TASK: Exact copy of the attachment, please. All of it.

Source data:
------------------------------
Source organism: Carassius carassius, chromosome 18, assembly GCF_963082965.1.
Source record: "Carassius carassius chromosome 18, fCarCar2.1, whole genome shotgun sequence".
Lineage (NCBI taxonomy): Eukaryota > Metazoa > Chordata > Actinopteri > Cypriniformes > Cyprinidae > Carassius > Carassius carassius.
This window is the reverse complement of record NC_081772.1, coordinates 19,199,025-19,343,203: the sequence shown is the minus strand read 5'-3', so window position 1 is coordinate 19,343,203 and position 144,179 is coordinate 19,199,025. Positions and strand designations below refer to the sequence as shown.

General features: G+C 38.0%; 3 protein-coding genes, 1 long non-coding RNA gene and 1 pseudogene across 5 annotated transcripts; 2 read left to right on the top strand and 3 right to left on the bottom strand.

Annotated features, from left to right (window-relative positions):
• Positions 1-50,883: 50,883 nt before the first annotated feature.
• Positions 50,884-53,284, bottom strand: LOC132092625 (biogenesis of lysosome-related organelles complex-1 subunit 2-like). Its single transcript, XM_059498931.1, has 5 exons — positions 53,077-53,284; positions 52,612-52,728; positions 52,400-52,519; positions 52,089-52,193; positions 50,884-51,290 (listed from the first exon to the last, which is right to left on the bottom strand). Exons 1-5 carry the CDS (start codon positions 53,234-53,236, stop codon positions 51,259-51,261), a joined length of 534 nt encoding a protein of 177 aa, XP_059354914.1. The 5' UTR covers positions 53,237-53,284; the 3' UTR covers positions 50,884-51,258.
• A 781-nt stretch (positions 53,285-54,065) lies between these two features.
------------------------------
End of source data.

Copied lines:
Source organism: Carassius carassius, chromosome 18, assembly GCF_963082965.1.
Source record: "Carassius carassius chromosome 18, fCarCar2.1, whole genome shotgun sequence".
Lineage (NCBI taxonomy): Eukaryota > Metazoa > Chordata > Actinopteri > Cypriniformes > Cyprinidae > Carassius > Carassius carassius.
This window is the reverse complement of record NC_081772.1, coordinates 19,199,025-19,343,203: the sequence shown is the minus strand read 5'-3', so window position 1 is coordinate 19,343,203 and position 144,179 is coordinate 19,199,025. Positions and strand designations below refer to the sequence as shown.

General features: G+C 38.0%; 3 protein-coding genes, 1 long non-coding RNA gene and 1 pseudogene across 5 annotated transcripts; 2 read left to right on the top strand and 3 right to left on the bottom strand.

Annotated features, from left to right (window-relative positions):
• Positions 1-50,883: 50,883 nt before the first annotated feature.
• Positions 50,884-53,284, bottom strand: LOC132092625 (biogenesis of lysosome-related organelles complex-1 subunit 2-like). Its single transcript, XM_059498931.1, has 5 exons — positions 53,077-53,284; positions 52,612-52,728; positions 52,400-52,519; positions 52,089-52,193; positions 50,884-51,290 (listed from the first exon to the last, which is right to left on the bottom strand). Exons 1-5 carry the CDS (start codon positions 53,234-53,236, stop codon positions 51,259-51,261), a joined length of 534 nt encoding a protein of 177 aa, XP_059354914.1. The 5' UTR covers positions 53,237-53,284; the 3' UTR covers positions 50,884-51,258.
• A 781-nt stretch (positions 53,285-54,065) lies between these two features.